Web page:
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First impression: There is beauty in the words. You feel the North Korean war refugee's aloofness in his new country, Brazil. The distance he feels and his reticence is palpable. Narration by the author adds to the lines' impact. A blanket of quiet overlays the story.
People can talk without words. What is not said can speak louder than what is said. And what a person does doesn’t always reflect what they are really saying. This book captures that. It draws a world of silence and solitude that does speak and does convey a message. You watch what happens. You feel the atmosphere. There is a distance to all that happens and to the characters themselves. The manner in which this is achieved is artistically done. Beautiful rather than boring. You are drawn in. Slowly, slowly this North Korean war refugee assimilates and comes to feel at home in his new country, in an unnamed village in Brazil. S-l-o-w-l-y the past recedes, the memories blur and he melts into a new life. You read this book to feel his dislocation, the alienation of one who leaves one country for another. Leaving both horrible memories and good memories, sort of like stapling up picture upon picture until the pictures at the bottom aren’t gone but are superseded by others that are newer, stronger, more vibrant. You cannot just rip out those pictures at the bottom, can you?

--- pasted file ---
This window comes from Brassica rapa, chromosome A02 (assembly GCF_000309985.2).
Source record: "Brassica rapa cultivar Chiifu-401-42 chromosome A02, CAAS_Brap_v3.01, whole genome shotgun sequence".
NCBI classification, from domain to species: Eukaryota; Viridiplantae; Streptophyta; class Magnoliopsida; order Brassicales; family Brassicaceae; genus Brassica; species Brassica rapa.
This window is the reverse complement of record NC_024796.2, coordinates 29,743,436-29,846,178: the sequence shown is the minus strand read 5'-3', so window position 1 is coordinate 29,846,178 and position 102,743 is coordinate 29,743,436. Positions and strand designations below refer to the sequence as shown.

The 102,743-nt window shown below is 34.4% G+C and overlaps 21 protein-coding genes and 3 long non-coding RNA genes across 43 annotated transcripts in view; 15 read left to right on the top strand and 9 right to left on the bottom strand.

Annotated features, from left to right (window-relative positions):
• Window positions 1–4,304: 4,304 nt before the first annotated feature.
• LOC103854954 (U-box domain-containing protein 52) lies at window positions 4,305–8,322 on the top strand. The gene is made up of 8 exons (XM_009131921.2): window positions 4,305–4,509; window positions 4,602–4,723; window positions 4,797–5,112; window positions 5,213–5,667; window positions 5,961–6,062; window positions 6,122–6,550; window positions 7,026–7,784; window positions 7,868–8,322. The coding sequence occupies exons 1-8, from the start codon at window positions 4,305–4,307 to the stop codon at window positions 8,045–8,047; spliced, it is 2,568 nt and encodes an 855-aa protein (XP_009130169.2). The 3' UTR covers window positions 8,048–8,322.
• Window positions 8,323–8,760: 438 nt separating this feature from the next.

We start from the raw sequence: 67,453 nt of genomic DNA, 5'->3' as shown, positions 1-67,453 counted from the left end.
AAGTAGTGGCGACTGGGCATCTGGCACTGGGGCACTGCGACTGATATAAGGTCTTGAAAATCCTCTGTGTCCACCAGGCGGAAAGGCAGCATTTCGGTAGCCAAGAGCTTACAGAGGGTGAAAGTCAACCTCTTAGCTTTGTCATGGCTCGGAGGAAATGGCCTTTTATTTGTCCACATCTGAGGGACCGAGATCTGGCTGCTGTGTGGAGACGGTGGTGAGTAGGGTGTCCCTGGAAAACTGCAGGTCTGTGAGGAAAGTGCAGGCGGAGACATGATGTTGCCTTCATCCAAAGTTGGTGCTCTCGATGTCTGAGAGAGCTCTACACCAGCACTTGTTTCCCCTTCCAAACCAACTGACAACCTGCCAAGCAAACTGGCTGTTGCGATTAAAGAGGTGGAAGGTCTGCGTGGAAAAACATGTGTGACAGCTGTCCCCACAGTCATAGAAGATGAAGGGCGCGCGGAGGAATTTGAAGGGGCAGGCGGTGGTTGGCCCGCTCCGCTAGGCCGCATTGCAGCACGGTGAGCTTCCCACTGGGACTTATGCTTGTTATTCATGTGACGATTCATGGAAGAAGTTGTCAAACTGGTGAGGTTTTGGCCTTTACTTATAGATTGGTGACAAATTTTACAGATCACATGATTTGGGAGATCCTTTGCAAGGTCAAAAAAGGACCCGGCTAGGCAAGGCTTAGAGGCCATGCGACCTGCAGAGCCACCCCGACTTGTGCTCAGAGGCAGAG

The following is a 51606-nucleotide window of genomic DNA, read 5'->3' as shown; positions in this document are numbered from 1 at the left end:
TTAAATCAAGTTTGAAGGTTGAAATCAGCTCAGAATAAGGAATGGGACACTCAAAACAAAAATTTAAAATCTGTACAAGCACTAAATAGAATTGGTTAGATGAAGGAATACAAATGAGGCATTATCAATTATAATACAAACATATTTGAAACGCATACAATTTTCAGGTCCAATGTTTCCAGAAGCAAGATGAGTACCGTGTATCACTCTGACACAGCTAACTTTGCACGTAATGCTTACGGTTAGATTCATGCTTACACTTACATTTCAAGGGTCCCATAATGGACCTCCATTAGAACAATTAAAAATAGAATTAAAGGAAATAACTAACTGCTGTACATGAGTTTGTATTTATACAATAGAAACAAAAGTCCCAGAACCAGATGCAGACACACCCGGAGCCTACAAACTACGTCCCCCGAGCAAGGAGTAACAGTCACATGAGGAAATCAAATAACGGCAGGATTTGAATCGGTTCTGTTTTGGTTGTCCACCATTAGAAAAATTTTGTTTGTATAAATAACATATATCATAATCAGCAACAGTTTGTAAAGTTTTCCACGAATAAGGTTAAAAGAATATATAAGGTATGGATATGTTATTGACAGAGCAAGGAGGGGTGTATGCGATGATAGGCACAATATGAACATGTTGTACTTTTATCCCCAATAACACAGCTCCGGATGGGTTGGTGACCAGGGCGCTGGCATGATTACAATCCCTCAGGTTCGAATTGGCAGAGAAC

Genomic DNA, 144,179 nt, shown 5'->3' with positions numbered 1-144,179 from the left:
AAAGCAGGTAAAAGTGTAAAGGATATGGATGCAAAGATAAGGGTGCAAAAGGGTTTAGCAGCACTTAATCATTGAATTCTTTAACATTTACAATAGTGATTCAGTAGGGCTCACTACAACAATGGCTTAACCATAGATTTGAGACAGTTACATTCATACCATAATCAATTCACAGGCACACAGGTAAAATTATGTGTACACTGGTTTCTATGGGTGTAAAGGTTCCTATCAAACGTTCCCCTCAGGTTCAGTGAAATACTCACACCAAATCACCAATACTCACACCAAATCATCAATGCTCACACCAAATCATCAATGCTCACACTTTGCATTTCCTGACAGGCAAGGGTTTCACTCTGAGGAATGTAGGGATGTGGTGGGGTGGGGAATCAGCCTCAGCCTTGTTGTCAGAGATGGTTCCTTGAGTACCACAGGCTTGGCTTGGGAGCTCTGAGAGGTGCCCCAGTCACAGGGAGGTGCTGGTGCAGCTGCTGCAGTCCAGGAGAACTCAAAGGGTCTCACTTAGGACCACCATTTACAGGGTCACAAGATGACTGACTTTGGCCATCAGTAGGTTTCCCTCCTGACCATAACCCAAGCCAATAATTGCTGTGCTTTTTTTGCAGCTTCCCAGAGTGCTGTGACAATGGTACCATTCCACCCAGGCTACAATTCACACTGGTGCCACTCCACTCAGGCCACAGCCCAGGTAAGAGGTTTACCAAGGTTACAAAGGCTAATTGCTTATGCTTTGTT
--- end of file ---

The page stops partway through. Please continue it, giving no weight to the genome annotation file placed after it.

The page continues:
Is the ending realistic? No, maybe not, but I am OK with that. You do not read this book to follow the plot line from A to Z. Neither does the story follow a chronological order. Memories come and go, and that is how you learn of the past
An atmospheric novel, to be read to understand how it is to be completely alone in a new world. You never start from scratch, since we all have our own pasts.
2 of 2 people found this review helpful
It is always fascinating to hear audiobooks read by the author. Paul Yoon writes and reads beautifully about a man named Yohan, a North Korean, whose life suddenly locates puts in a small coastal town of Brazil. In that foreign country, Yohan forms his new life, one by one. Characters in Snow Hunters rarely talk, surprisingly. Even without much conversation, however, the author had found his own style and shaped the novel into a piece of highly refined, quality art.